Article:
Dear Readers: We apologize for the delay in this week’s post. We were experiencing technical difficulties with the website, but are now back up and running thanks to Brooklyn College’s excellent support staff.
Recently, a number of publications came out with great news: in the last year, global energy-related greenhouse gas emissions remained steady, even as global economic activity grew at a rate of 3%. The numbers come from a recent IEA (International Energy Agency) report:
Global energy-related emissions of carbon dioxide stalled in 2014
IEA data point to emissions decoupling from economic growth for the first time in 40 years
13 March 2015
Data from the International Energy Agency (IEA) indicate that global emissions of carbon dioxide from the energy sector stalled in 2014, marking the first time in 40 years in which there was a halt or reduction in emissions of the greenhouse gas that was not tied to an economic downturn.
“This gives me even more hope that humankind will be able to work together to combat climate change, the most important threat facing us today,” said IEA Chief Economist Fatih Birol, recently named to take over from Maria van der Hoeven as the next IEA Executive Director.
Global emissions of carbon dioxide stood at 32.3 billion tonnes in 2014, unchanged from the preceding year. The preliminary IEA data suggest that efforts to mitigate climate change may be having a more pronounced effect on emissions than had previously been thought.
The IEA attributes the halt in emissions growth to changing patterns of energy consumption in China and OECD countries. In China, 2014 saw greater generation of electricity from renewable sources, such as hydropower, solar and wind, and less burning of coal. In OECD economies, recent efforts to promote more sustainable growth – including greater energy efficiency and more renewable energy – are producing the desired effect of decoupling economic growth from greenhouse gas emissions.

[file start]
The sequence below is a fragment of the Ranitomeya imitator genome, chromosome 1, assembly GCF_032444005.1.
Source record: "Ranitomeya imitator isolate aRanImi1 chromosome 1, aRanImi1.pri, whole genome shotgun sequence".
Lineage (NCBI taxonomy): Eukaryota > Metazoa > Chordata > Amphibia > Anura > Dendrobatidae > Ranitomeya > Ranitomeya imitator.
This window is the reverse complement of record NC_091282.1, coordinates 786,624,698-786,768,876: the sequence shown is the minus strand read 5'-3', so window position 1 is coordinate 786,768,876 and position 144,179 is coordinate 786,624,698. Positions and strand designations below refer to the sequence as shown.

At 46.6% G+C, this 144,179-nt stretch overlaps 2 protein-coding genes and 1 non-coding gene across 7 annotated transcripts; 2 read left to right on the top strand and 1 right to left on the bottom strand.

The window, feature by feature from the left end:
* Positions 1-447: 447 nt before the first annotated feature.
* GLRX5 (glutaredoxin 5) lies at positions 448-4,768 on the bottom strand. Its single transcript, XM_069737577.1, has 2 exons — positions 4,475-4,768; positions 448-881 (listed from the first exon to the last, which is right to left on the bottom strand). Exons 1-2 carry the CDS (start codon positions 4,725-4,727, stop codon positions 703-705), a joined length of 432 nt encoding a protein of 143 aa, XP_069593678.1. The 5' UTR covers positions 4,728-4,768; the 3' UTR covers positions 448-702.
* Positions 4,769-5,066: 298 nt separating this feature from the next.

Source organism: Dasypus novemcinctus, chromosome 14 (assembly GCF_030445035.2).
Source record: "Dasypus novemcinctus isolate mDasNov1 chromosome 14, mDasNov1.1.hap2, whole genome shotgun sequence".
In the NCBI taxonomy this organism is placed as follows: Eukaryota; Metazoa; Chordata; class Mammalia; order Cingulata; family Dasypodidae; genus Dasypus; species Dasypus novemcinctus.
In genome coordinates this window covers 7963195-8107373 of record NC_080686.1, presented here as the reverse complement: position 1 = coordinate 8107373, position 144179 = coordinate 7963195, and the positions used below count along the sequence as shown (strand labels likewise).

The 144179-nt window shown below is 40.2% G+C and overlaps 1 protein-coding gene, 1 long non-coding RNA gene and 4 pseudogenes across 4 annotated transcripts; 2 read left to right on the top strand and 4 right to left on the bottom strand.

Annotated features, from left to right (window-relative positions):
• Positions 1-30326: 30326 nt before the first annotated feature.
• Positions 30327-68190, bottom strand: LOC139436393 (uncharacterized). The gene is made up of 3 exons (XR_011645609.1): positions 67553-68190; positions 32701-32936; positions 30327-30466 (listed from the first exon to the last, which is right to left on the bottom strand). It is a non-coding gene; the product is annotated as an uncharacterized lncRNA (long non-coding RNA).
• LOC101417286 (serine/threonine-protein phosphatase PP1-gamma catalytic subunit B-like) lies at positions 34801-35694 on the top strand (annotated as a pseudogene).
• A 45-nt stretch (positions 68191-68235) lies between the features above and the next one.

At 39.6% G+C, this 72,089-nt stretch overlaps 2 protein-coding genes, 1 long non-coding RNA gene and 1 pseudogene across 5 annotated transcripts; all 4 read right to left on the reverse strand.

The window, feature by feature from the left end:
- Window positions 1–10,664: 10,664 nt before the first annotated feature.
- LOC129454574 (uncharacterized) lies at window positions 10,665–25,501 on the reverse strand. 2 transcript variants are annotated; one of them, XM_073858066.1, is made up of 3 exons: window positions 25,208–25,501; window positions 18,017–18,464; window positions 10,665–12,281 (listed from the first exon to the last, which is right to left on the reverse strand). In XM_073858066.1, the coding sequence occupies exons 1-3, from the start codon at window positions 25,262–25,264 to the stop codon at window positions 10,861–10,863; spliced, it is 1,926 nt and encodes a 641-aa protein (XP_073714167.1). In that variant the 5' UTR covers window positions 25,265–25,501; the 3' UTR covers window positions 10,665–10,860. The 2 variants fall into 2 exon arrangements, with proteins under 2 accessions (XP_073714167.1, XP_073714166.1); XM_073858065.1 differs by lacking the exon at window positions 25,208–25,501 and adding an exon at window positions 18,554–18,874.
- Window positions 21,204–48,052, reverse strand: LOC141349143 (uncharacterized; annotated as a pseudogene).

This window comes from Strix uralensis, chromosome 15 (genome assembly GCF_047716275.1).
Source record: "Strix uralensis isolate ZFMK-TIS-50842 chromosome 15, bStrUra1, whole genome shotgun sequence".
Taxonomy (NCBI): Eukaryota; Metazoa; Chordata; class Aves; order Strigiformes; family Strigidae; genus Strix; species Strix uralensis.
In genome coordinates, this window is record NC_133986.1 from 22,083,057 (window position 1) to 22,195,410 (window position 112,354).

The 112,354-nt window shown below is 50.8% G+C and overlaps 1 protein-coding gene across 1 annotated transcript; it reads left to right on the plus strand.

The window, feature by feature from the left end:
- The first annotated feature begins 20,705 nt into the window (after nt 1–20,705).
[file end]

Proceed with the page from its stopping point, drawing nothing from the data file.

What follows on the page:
“This is both a very welcome surprise and a significant one,” added Birol. “It provides much-needed momentum to negotiators preparing to forge a global climate deal in Paris in December: for the first time, greenhouse gas emissions are decoupling from economic growth.”
In the 40 years in which the IEA has been collecting data on carbon dioxide emissions, there have only been three times in which emissions have stood still or fallen compared to the previous year, and all were associated with global economic weakness: the early 1980’s; 1992 and 2009. In 2014, however, the global economy expanded by 3%.